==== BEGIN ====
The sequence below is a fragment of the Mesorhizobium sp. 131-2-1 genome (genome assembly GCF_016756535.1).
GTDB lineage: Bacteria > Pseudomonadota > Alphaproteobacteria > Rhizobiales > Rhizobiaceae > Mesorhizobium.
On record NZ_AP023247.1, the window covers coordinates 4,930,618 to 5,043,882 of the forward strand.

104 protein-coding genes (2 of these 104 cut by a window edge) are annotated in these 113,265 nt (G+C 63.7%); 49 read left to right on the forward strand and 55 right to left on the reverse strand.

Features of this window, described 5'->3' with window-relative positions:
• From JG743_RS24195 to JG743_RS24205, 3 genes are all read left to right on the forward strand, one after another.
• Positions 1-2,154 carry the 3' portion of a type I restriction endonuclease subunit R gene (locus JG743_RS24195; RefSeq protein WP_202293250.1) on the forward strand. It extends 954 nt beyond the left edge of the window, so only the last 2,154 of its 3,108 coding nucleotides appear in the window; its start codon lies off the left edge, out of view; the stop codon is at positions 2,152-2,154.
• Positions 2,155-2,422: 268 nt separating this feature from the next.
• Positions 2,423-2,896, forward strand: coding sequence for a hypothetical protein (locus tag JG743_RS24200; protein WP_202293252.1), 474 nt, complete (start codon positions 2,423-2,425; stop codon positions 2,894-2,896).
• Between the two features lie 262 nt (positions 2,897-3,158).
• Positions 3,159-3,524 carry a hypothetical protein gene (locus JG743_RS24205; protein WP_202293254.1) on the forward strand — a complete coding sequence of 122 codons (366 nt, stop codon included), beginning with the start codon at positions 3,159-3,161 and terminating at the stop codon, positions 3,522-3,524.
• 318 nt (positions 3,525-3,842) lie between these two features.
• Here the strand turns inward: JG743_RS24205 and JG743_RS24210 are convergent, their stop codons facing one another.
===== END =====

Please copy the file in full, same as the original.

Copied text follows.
The sequence below is a fragment of the Mesorhizobium sp. 131-2-1 genome (genome assembly GCF_016756535.1).
GTDB lineage: Bacteria > Pseudomonadota > Alphaproteobacteria > Rhizobiales > Rhizobiaceae > Mesorhizobium.
On record NZ_AP023247.1, the window covers coordinates 4,930,618 to 5,043,882 of the forward strand.

104 protein-coding genes (2 of these 104 cut by a window edge) are annotated in these 113,265 nt (G+C 63.7%); 49 read left to right on the forward strand and 55 right to left on the reverse strand.

Features of this window, described 5'->3' with window-relative positions:
• From JG743_RS24195 to JG743_RS24205, 3 genes are all read left to right on the forward strand, one after another.
• Positions 1-2,154 carry the 3' portion of a type I restriction endonuclease subunit R gene (locus JG743_RS24195; RefSeq protein WP_202293250.1) on the forward strand. It extends 954 nt beyond the left edge of the window, so only the last 2,154 of its 3,108 coding nucleotides appear in the window; its start codon lies off the left edge, out of view; the stop codon is at positions 2,152-2,154.
• Positions 2,155-2,422: 268 nt separating this feature from the next.
• Positions 2,423-2,896, forward strand: coding sequence for a hypothetical protein (locus tag JG743_RS24200; protein WP_202293252.1), 474 nt, complete (start codon positions 2,423-2,425; stop codon positions 2,894-2,896).
• Between the two features lie 262 nt (positions 2,897-3,158).
• Positions 3,159-3,524 carry a hypothetical protein gene (locus JG743_RS24205; protein WP_202293254.1) on the forward strand — a complete coding sequence of 122 codons (366 nt, stop codon included), beginning with the start codon at positions 3,159-3,161 and terminating at the stop codon, positions 3,522-3,524.
• 318 nt (positions 3,525-3,842) lie between these two features.
• Here the strand turns inward: JG743_RS24205 and JG743_RS24210 are convergent, their stop codons facing one another.